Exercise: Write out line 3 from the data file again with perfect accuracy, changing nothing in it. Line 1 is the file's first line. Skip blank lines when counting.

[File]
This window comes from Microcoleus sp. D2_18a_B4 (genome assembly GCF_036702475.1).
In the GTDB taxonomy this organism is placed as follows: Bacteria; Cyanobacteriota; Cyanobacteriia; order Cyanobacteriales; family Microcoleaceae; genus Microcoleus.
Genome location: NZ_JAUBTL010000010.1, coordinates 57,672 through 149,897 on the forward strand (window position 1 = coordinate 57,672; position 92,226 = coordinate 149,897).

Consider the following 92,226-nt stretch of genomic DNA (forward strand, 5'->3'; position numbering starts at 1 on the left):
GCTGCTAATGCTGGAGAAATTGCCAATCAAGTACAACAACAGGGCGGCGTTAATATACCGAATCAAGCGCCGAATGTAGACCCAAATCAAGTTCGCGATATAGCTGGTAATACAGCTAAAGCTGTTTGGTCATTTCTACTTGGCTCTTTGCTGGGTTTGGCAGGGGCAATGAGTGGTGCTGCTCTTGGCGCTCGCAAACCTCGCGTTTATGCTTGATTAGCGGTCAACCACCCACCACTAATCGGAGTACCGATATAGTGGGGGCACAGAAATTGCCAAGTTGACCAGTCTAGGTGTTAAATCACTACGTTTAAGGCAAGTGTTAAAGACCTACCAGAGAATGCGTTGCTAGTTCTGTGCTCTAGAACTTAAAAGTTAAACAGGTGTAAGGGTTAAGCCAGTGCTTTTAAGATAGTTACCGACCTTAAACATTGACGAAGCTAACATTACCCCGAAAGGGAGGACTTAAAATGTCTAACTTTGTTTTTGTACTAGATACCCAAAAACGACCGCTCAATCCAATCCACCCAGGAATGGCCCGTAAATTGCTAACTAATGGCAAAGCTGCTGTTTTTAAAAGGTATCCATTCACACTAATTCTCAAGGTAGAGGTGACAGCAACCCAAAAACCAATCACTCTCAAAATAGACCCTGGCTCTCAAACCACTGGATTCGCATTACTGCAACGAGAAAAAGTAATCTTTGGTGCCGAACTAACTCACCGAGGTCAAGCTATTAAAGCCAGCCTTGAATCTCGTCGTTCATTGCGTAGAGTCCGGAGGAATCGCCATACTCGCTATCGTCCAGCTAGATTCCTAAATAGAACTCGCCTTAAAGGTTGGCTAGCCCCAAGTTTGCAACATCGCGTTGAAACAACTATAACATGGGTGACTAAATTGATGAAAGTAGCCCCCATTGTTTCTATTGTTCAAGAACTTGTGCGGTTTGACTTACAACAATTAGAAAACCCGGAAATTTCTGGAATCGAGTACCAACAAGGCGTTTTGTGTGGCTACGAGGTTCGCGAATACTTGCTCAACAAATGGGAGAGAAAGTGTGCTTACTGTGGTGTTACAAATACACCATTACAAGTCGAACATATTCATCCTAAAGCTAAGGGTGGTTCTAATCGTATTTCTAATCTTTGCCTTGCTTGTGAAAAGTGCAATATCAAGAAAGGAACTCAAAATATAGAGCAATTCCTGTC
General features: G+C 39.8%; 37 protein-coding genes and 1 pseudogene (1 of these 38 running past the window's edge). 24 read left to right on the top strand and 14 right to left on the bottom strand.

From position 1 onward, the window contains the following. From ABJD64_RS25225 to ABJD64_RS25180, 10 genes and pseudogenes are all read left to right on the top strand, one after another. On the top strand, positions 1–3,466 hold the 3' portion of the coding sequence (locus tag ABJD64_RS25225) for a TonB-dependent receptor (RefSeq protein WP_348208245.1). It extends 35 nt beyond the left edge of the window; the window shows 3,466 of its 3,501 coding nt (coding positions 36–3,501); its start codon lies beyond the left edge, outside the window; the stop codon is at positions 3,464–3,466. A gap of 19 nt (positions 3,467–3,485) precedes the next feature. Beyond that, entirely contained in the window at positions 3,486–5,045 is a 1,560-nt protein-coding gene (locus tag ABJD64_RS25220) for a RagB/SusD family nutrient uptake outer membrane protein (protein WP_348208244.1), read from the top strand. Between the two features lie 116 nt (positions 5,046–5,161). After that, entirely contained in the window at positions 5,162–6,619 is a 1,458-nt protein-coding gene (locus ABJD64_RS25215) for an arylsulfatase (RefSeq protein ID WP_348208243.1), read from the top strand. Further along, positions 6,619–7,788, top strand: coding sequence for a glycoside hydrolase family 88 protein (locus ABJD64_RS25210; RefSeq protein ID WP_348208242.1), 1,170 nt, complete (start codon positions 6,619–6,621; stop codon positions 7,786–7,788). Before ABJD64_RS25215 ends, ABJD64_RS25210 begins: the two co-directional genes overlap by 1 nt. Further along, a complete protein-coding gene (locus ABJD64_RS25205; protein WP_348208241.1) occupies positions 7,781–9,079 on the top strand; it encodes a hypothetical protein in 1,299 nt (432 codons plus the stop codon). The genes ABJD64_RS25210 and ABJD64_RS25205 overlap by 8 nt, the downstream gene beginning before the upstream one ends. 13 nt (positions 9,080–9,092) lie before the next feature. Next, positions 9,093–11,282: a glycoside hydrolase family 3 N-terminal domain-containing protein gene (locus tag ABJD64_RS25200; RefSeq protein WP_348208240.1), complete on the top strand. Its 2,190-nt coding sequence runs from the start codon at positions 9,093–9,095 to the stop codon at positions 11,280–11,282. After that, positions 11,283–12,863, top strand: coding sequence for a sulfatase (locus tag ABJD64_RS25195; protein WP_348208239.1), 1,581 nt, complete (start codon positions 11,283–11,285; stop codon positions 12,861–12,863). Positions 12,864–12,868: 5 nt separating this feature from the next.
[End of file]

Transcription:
Genome location: NZ_JAUBTL010000010.1, coordinates 57,672 through 149,897 on the forward strand (window position 1 = coordinate 57,672; position 92,226 = coordinate 149,897).